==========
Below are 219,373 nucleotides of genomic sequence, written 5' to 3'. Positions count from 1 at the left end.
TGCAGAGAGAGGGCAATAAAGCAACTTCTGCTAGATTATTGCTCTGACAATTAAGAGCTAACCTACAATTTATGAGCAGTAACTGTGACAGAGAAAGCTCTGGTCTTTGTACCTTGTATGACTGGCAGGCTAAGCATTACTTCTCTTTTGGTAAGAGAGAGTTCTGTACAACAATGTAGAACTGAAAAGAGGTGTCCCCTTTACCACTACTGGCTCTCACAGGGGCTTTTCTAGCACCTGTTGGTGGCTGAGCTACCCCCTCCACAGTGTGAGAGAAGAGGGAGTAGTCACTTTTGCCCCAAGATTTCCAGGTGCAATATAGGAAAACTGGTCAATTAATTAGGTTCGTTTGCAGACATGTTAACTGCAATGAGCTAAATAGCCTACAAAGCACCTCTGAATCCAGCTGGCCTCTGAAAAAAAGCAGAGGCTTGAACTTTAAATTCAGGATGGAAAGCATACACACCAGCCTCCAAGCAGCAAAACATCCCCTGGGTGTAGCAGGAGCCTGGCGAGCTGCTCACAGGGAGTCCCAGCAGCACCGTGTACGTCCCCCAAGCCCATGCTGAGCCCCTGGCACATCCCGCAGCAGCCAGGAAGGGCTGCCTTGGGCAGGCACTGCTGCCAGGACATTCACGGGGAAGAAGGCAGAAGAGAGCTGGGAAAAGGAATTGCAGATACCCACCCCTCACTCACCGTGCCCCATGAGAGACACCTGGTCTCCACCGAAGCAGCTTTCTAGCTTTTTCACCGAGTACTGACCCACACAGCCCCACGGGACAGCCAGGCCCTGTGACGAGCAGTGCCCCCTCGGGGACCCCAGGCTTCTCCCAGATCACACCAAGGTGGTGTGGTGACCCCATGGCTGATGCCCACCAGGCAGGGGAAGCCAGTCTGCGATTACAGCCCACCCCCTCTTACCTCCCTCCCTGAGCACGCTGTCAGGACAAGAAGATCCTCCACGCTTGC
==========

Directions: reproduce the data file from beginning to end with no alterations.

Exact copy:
Below are 219,373 nucleotides of genomic sequence, written 5' to 3'. Positions count from 1 at the left end.
TGCAGAGAGAGGGCAATAAAGCAACTTCTGCTAGATTATTGCTCTGACAATTAAGAGCTAACCTACAATTTATGAGCAGTAACTGTGACAGAGAAAGCTCTGGTCTTTGTACCTTGTATGACTGGCAGGCTAAGCATTACTTCTCTTTTGGTAAGAGAGAGTTCTGTACAACAATGTAGAACTGAAAAGAGGTGTCCCCTTTACCACTACTGGCTCTCACAGGGGCTTTTCTAGCACCTGTTGGTGGCTGAGCTACCCCCTCCACAGTGTGAGAGAAGAGGGAGTAGTCACTTTTGCCCCAAGATTTCCAGGTGCAATATAGGAAAACTGGTCAATTAATTAGGTTCGTTTGCAGACATGTTAACTGCAATGAGCTAAATAGCCTACAAAGCACCTCTGAATCCAGCTGGCCTCTGAAAAAAAGCAGAGGCTTGAACTTTAAATTCAGGATGGAAAGCATACACACCAGCCTCCAAGCAGCAAAACATCCCCTGGGTGTAGCAGGAGCCTGGCGAGCTGCTCACAGGGAGTCCCAGCAGCACCGTGTACGTCCCCCAAGCCCATGCTGAGCCCCTGGCACATCCCGCAGCAGCCAGGAAGGGCTGCCTTGGGCAGGCACTGCTGCCAGGACATTCACGGGGAAGAAGGCAGAAGAGAGCTGGGAAAAGGAATTGCAGATACCCACCCCTCACTCACCGTGCCCCATGAGAGACACCTGGTCTCCACCGAAGCAGCTTTCTAGCTTTTTCACCGAGTACTGACCCACACAGCCCCACGGGACAGCCAGGCCCTGTGACGAGCAGTGCCCCCTCGGGGACCCCAGGCTTCTCCCAGATCACACCAAGGTGGTGTGGTGACCCCATGGCTGATGCCCACCAGGCAGGGGAAGCCAGTCTGCGATTACAGCCCACCCCCTCTTACCTCCCTCCCTGAGCACGCTGTCAGGACAAGAAGATCCTCCACGCTTGC